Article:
Stock market shares

Why do markets still fluctuate? What happens today

Markets still under pressure today.
stock futures rose, after Treasury bonds steadied following a volatile session on Monday.
Oil gained ground as traders monitored developments in the war between Israel and Hamas.
Most Chinese stock indicators rose after the nation's sovereign wealth fund bought exchange-traded funds to support prices.
Asian shares were mixed, with markets in Japan and South Korea reversing declines of more than 1% to trade higher.
Quarterly earnings from US giants, a major economic calendar and anxiety over the war between Israel and Hamas are likely to keep investors on edge as Europe prepares to begin trading, with bitcoin prices hitting an 18-year high months.
What's happening in the markets today.
Why there is still nervousness The market spotlight has turned on cryptocurrencies today.
Bitcoin hit $35,000 for the first time since May last year, extending a rally fueled by expectations of renewed demand from exchange-traded funds.
Oil rose in Asian trade after falling from a high since Hamas' attack on Israel, while Tel Aviv was seen holding off an invasion of Gaza during hostage negotiations, containing the conflict for now.
There are growing calls within the country to reconsider the scope of a ground invasion of Gaza.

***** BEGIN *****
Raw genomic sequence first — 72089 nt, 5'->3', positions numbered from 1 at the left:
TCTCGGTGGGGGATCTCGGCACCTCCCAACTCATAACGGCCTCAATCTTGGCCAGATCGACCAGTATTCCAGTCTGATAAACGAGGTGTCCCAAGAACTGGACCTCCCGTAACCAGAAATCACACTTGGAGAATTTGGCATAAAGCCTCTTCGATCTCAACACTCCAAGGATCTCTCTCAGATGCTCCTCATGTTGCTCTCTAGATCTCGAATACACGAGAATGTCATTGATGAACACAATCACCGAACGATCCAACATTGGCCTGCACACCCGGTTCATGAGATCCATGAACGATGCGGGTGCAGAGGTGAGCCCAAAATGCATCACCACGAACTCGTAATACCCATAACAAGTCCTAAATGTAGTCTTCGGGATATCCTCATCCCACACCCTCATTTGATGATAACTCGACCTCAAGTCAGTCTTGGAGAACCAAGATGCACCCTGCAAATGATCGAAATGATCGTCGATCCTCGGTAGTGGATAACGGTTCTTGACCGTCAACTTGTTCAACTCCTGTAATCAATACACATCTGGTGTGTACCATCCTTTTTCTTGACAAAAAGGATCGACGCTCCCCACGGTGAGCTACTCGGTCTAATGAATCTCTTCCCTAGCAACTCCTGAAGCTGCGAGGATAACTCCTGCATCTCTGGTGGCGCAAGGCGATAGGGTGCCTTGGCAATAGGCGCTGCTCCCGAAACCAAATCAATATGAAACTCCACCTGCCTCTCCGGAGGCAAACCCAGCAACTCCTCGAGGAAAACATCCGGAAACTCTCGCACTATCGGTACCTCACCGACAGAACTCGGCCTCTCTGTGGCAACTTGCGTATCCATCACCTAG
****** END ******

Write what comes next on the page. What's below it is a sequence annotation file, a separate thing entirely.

China reiterated that Israel must protect civilians even if it has the right to defend itself in a conflict.
In Japan, the central bank announced an unscheduled bond-buying operation on Tuesday, underscoring its desire to curb the speed of rises in sovereign yields.
The Topix benchmark rebounded after falling to its lowest since June.
Nidec, a key supplier to the technology and electric vehicle sectors, fell more than 10% on disappointing quarterly earnings.
Elsewhere, billionaire investor Bill Ackman wrote in a social media post that he liquidated his bet against US government bonds amid rising global risks.
Bill Gross, co-founder of Pacific Investment Management Co., wrote that he is buying short-term interest rate futures in anticipation of a recession later this year.
Investors' attention today is focused on the flash PMIs of Great Britain, France, the euro zone and the United States, which will provide clues on the economic picture ahead of the central bank meetings that will begin with the ECB's turn on Thursday 26 October.
On the quarterly front, tech leaders Microsoft and Google's parent company Alphabet will report earnings today.
In Europe, investors are closely watching the outgoing accounts of Barclays and French luxury group Kering, which will reveal whether it faced a slowdown in demand in the third quarter like its rival LVMH.

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